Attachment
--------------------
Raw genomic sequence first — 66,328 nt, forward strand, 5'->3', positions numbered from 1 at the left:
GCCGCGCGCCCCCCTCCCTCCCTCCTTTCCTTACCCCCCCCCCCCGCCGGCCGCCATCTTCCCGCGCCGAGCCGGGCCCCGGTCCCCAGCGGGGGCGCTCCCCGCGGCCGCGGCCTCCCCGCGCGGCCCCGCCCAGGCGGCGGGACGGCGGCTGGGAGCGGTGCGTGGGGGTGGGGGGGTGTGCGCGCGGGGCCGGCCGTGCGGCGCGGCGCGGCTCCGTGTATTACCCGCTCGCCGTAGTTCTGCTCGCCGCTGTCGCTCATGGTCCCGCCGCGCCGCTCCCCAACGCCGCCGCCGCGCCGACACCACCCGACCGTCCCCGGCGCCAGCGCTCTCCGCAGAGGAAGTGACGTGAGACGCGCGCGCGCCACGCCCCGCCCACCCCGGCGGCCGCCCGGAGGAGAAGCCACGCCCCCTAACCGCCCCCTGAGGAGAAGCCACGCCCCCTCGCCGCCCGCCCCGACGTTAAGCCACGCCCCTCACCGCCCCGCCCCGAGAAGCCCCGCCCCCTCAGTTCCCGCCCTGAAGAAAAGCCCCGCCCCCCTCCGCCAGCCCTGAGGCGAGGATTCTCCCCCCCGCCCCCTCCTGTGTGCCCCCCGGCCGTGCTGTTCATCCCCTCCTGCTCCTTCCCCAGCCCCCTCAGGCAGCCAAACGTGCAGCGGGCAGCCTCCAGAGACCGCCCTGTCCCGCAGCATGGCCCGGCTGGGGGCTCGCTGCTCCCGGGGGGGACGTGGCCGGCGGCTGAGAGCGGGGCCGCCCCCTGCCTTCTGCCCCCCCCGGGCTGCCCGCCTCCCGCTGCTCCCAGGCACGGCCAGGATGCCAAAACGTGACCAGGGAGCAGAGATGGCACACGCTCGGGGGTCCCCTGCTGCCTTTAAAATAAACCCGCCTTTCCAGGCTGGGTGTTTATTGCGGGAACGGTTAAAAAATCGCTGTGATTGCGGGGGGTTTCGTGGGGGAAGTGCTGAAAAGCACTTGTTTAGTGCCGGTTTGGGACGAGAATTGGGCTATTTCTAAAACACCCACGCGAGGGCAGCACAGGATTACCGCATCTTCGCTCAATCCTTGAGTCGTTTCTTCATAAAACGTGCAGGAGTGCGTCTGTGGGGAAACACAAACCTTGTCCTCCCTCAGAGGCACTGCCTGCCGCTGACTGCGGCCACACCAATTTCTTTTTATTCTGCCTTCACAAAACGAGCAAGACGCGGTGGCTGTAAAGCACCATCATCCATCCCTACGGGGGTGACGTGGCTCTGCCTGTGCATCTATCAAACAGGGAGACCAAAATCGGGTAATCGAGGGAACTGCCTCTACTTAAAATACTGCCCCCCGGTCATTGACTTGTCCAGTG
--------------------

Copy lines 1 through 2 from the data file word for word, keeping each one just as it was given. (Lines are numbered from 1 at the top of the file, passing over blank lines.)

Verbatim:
Raw genomic sequence first — 66,328 nt, forward strand, 5'->3', positions numbered from 1 at the left:
GCCGCGCGCCCCCCTCCCTCCCTCCTTTCCTTACCCCCCCCCCCCGCCGGCCGCCATCTTCCCGCGCCGAGCCGGGCCCCGGTCCCCAGCGGGGGCGCTCCCCGCGGCCGCGGCCTCCCCGCGCGGCCCCGCCCAGGCGGCGGGACGGCGGCTGGGAGCGGTGCGTGGGGGTGGGGGGGTGTGCGCGCGGGGCCGGCCGTGCGGCGCGGCGCGGCTCCGTGTATTACCCGCTCGCCGTAGTTCTGCTCGCCGCTGTCGCTCATGGTCCCGCCGCGCCGCTCCCCAACGCCGCCGCCGCGCCGACACCACCCGACCGTCCCCGGCGCCAGCGCTCTCCGCAGAGGAAGTGACGTGAGACGCGCGCGCGCCACGCCCCGCCCACCCCGGCGGCCGCCCGGAGGAGAAGCCACGCCCCCTAACCGCCCCCTGAGGAGAAGCCACGCCCCCTCGCCGCCCGCCCCGACGTTAAGCCACGCCCCTCACCGCCCCGCCCCGAGAAGCCCCGCCCCCTCAGTTCCCGCCCTGAAGAAAAGCCCCGCCCCCCTCCGCCAGCCCTGAGGCGAGGATTCTCCCCCCCGCCCCCTCCTGTGTGCCCCCCGGCCGTGCTGTTCATCCCCTCCTGCTCCTTCCCCAGCCCCCTCAGGCAGCCAAACGTGCAGCGGGCAGCCTCCAGAGACCGCCCTGTCCCGCAGCATGGCCCGGCTGGGGGCTCGCTGCTCCCGGGGGGGACGTGGCCGGCGGCTGAGAGCGGGGCCGCCCCCTGCCTTCTGCCCCCCCCGGGCTGCCCGCCTCCCGCTGCTCCCAGGCACGGCCAGGATGCCAAAACGTGACCAGGGAGCAGAGATGGCACACGCTCGGGGGTCCCCTGCTGCCTTTAAAATAAACCCGCCTTTCCAGGCTGGGTGTTTATTGCGGGAACGGTTAAAAAATCGCTGTGATTGCGGGGGGTTTCGTGGGGGAAGTGCTGAAAAGCACTTGTTTAGTGCCGGTTTGGGACGAGAATTGGGCTATTTCTAAAACACCCACGCGAGGGCAGCACAGGATTACCGCATCTTCGCTCAATCCTTGAGTCGTTTCTTCATAAAACGTGCAGGAGTGCGTCTGTGGGGAAACACAAACCTTGTCCTCCCTCAGAGGCACTGCCTGCCGCTGACTGCGGCCACACCAATTTCTTTTTATTCTGCCTTCACAAAACGAGCAAGACGCGGTGGCTGTAAAGCACCATCATCCATCCCTACGGGGGTGACGTGGCTCTGCCTGTGCATCTATCAAACAGGGAGACCAAAATCGGGTAATCGAGGGAACTGCCTCTACTTAAAATACTGCCCCCCGGTCATTGACTTGTCCAGTG